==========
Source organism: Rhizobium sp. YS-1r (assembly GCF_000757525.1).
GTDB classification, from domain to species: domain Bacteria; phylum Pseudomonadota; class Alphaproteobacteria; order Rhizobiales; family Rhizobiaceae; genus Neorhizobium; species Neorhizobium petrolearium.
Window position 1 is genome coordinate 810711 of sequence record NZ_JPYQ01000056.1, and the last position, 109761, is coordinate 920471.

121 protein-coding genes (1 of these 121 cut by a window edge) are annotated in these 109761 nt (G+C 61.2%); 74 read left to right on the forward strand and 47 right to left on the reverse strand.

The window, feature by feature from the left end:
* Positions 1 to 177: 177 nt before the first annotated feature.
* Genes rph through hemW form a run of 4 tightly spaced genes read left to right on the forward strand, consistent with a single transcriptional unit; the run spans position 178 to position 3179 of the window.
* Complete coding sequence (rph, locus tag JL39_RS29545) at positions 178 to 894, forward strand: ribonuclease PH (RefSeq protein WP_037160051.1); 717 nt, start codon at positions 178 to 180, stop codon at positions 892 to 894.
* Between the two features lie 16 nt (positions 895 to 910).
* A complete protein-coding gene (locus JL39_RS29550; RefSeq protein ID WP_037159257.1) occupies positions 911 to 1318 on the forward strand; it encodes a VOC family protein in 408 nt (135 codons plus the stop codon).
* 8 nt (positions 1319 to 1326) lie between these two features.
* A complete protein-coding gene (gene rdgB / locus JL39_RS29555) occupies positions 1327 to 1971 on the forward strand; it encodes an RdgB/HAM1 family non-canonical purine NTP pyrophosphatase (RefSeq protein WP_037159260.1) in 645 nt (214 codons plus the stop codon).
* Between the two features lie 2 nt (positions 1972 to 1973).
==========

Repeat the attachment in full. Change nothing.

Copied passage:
Source organism: Rhizobium sp. YS-1r (assembly GCF_000757525.1).
GTDB classification, from domain to species: domain Bacteria; phylum Pseudomonadota; class Alphaproteobacteria; order Rhizobiales; family Rhizobiaceae; genus Neorhizobium; species Neorhizobium petrolearium.
Window position 1 is genome coordinate 810711 of sequence record NZ_JPYQ01000056.1, and the last position, 109761, is coordinate 920471.

121 protein-coding genes (1 of these 121 cut by a window edge) are annotated in these 109761 nt (G+C 61.2%); 74 read left to right on the forward strand and 47 right to left on the reverse strand.

The window, feature by feature from the left end:
* Positions 1 to 177: 177 nt before the first annotated feature.
* Genes rph through hemW form a run of 4 tightly spaced genes read left to right on the forward strand, consistent with a single transcriptional unit; the run spans position 178 to position 3179 of the window.
* Complete coding sequence (rph, locus tag JL39_RS29545) at positions 178 to 894, forward strand: ribonuclease PH (RefSeq protein WP_037160051.1); 717 nt, start codon at positions 178 to 180, stop codon at positions 892 to 894.
* Between the two features lie 16 nt (positions 895 to 910).
* A complete protein-coding gene (locus JL39_RS29550; RefSeq protein ID WP_037159257.1) occupies positions 911 to 1318 on the forward strand; it encodes a VOC family protein in 408 nt (135 codons plus the stop codon).
* 8 nt (positions 1319 to 1326) lie between these two features.
* A complete protein-coding gene (gene rdgB / locus JL39_RS29555) occupies positions 1327 to 1971 on the forward strand; it encodes an RdgB/HAM1 family non-canonical purine NTP pyrophosphatase (RefSeq protein WP_037159260.1) in 645 nt (214 codons plus the stop codon).
* Between the two features lie 2 nt (positions 1972 to 1973).